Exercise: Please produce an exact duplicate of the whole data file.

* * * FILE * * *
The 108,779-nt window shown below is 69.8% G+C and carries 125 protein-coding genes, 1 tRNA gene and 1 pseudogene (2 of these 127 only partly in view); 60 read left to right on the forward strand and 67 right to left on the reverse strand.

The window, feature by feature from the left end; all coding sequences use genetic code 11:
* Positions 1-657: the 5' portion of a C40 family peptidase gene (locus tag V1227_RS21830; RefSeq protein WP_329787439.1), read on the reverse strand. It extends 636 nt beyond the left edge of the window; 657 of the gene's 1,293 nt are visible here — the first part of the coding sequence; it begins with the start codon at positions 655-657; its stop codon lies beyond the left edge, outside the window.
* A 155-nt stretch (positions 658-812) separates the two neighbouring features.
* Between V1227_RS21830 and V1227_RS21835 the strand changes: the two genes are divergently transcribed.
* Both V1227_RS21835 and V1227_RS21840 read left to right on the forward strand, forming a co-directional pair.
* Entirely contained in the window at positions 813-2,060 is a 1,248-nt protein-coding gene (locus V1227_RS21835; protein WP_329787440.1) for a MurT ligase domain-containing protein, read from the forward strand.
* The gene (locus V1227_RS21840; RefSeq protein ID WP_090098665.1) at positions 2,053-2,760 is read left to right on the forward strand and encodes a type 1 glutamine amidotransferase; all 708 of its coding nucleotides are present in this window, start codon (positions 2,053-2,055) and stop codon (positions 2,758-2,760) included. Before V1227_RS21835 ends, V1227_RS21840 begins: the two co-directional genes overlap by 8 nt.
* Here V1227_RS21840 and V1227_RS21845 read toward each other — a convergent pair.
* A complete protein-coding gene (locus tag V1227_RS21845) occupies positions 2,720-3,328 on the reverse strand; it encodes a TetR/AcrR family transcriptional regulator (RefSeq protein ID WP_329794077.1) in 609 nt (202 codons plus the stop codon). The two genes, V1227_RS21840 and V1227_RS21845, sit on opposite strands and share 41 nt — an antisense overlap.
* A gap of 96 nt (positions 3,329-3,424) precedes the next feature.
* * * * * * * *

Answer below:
The 108,779-nt window shown below is 69.8% G+C and carries 125 protein-coding genes, 1 tRNA gene and 1 pseudogene (2 of these 127 only partly in view); 60 read left to right on the forward strand and 67 right to left on the reverse strand.

The window, feature by feature from the left end; all coding sequences use genetic code 11:
* Positions 1-657: the 5' portion of a C40 family peptidase gene (locus tag V1227_RS21830; RefSeq protein WP_329787439.1), read on the reverse strand. It extends 636 nt beyond the left edge of the window; 657 of the gene's 1,293 nt are visible here — the first part of the coding sequence; it begins with the start codon at positions 655-657; its stop codon lies beyond the left edge, outside the window.
* A 155-nt stretch (positions 658-812) separates the two neighbouring features.
* Between V1227_RS21830 and V1227_RS21835 the strand changes: the two genes are divergently transcribed.
* Both V1227_RS21835 and V1227_RS21840 read left to right on the forward strand, forming a co-directional pair.
* Entirely contained in the window at positions 813-2,060 is a 1,248-nt protein-coding gene (locus V1227_RS21835; protein WP_329787440.1) for a MurT ligase domain-containing protein, read from the forward strand.
* The gene (locus V1227_RS21840; RefSeq protein ID WP_090098665.1) at positions 2,053-2,760 is read left to right on the forward strand and encodes a type 1 glutamine amidotransferase; all 708 of its coding nucleotides are present in this window, start codon (positions 2,053-2,055) and stop codon (positions 2,758-2,760) included. Before V1227_RS21835 ends, V1227_RS21840 begins: the two co-directional genes overlap by 8 nt.
* Here V1227_RS21840 and V1227_RS21845 read toward each other — a convergent pair.
* A complete protein-coding gene (locus tag V1227_RS21845) occupies positions 2,720-3,328 on the reverse strand; it encodes a TetR/AcrR family transcriptional regulator (RefSeq protein ID WP_329794077.1) in 609 nt (202 codons plus the stop codon). The two genes, V1227_RS21840 and V1227_RS21845, sit on opposite strands and share 41 nt — an antisense overlap.
* A gap of 96 nt (positions 3,329-3,424) precedes the next feature.